In 2014 Ying and coworkers developed eight different palladium NP-based catalysts for the synthesis of carbazoles 41 via intramolecular C–H amination (Scheme 15) [79]. The authors investigated the role of the support in Pd stabilization, highlighting the dependence of catalyst reactivity on the interactions between Pd and the support. After testing Ag-Pd/C, Ag@Pd/C, Ag2S@Pd/C, Pd/C, Pd/CeO2, Pd/TiO2, Pd/Al2O3 and Pd/SiO2 in DMSO as a reaction medium, the highest catalytic activity was that of Pd/C. This material was then selected for further optimization. The authors found the use of 4 Å molecular sieves crucial to remove the only byproduct, water, formed during the reaction using O2 as oxidant. Despite the good tolerability of the Pd/C catalyst for different substrates, during the recycle experiments the conversion dropped by 12% and 50%, respectively for the two subsequent recycles. The drop in catalytic efficiency was explained by TEM analyses that revealed an increase of the particle size distribution from 2–5 nm to 20–30 nm. However, the Pd 3d peaks from XPS analyses before and after the C–H amination process showed no significant modification of the surfaces. By performing a series of hot filtration experiments, with and without oxygen, the authors proposed a homogeneous nature of the catalysis driven by both O2 and DMSO. Indeed, after the filtration of solid catalyst the reaction proceed only in presence of oxygen. The role of oxygen reveals to be crucial for the solubilization of Pd(II) active species, probably as Pd-DMSO complexes. The same behavior was also revealed when the CeO2, TiO2, and Al2O3 Pd-supported nanomaterials were employed. The Pd/C, Pd/CeO2, and Ag2S@Pd/C nanocatalysts presented a higher amount of Pd(II) species than the other materials. Among these, the inactive Ag2S@Pd/C had its Pd(II)-associated peaks shifted to lower values. The authors suggested that the different interactions between Pd(II) and the supports influenced catalytic efficiency, as it is related to the the dissolution of palladium in DMSO.
During the same year, Arisawa and coworkers reported the synthesis of N-aryl-benzotriazoles 43 via a sequence of 1,7-palladium migration, cyclization, and dealkylation catalyzed by sulfur-modified gold-supported Pd NPs (SAuPd) (Scheme 16) [80]. The authors focused initially on the choice of the most adequate oxidant to promote the formation of Pd(II) species and found that PhI(OAc)2 combined with KOAc as a base and DMF as the medium to produce optimal reaction conditions. The protocol is applicable to different substrates; however, recycling or further tests to determine the mechanism and the nature of the catalysis were reported when compound 43 was tested as inhibitory of indoleamine 2,3-dioxygenase in vitro.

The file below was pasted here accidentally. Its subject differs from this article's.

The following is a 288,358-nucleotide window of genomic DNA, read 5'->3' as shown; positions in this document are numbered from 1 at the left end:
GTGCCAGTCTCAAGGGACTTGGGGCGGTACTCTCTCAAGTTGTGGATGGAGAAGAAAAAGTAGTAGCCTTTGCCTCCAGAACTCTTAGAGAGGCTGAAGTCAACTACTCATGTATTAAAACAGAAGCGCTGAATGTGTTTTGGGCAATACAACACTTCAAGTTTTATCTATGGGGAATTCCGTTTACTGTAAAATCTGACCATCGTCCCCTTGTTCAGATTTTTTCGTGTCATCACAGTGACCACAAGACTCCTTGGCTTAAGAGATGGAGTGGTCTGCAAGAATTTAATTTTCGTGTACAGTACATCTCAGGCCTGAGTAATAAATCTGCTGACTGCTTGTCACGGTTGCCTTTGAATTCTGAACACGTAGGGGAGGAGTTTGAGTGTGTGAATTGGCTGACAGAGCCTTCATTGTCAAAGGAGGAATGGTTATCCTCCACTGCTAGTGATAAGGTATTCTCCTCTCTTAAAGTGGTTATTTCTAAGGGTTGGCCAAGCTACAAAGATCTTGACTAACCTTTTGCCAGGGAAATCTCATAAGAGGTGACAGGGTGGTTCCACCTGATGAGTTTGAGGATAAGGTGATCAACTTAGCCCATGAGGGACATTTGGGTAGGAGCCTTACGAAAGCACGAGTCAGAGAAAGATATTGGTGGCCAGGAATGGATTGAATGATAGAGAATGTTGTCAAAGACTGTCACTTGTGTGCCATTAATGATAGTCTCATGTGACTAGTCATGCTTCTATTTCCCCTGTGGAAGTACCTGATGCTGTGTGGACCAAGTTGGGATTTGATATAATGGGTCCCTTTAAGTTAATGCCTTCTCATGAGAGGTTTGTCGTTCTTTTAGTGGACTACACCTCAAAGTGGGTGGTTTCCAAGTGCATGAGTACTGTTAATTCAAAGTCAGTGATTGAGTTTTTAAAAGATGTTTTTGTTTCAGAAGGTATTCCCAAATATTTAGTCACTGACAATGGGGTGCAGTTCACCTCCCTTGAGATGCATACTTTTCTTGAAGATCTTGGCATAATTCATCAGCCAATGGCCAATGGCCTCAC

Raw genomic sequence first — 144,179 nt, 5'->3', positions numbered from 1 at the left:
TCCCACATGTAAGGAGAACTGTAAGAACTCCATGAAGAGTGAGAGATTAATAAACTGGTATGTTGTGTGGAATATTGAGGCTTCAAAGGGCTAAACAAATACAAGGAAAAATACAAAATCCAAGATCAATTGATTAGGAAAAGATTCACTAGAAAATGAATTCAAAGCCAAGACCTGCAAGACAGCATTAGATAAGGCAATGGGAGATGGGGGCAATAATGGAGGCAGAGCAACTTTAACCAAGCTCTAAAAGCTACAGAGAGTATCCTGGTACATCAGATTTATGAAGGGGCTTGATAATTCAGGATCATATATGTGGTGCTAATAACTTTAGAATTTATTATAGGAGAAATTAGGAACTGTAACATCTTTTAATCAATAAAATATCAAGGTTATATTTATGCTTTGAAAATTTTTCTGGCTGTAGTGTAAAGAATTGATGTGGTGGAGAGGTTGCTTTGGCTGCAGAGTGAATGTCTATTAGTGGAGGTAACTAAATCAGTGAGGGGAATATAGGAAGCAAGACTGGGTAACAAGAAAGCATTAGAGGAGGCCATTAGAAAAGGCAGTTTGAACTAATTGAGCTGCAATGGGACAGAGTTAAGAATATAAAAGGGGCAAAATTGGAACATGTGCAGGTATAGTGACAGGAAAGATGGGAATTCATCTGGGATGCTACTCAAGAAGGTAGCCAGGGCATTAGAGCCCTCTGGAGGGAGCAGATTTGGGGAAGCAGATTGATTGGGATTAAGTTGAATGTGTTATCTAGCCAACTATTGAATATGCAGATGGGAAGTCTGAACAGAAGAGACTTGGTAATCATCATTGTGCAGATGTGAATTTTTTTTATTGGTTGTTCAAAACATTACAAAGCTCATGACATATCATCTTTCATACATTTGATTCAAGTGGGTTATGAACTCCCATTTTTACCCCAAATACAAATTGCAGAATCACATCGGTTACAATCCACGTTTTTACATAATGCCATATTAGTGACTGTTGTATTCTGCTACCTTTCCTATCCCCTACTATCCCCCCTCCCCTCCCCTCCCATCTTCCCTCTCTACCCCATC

In 2014 Wu and coworkers developed an efficient protocol for the synthesis of the N-pyridyl indole 46 by coupling N-phenyl-2-aminopyridine 44 with disubstituted alkynes 45 (Scheme 17) [81]. An exhaustive screening of the catalyst was performed, varying both the metal and the support. Among the metals tested (Pd, Ru, and Pt), palladium gave the best results, while replacing the CeO2 support with TiO2 or Al2O3 gave poor results. With the selected Pd/CeO2 nanocatalyst, further mechanistic experiments were conducted, suggesting the heterogeneous nature of the catalysis. Indeed, both in the Hg-poisoning test and in the reaction conducted with homogeneous Pd(OAc)2 only poor conversion into product 46 was detected in the reaction mixture. However, during the recycling experiment, an important drop in conversion was observed in the second run. The competitive kinetic isotope experiment revealed that the C–H activation was not the rate-determining step.
One year later, Kantam and coworkers developed an efficient Pd-based heterogeneous catalyst for the same process (Scheme 17) [82]. The authors tested different heterogeneous Pd(0) NP-based catalysts and found the role of the nanocrystalline magnesium oxide support beneficial to the reaction using CuCl2 as oxidant. The developed catalyst (NAP-Mg-Pd(0)) was efficiently recovered and reused for four consecutive runs without loss in efficiency or Pd leaching in solution. Moreover, the comparison of TEM images between the fresh and spent catalysts showed no change in morphology after four cycles. However, further experiments about the reaction mechanism were not reported by the authors.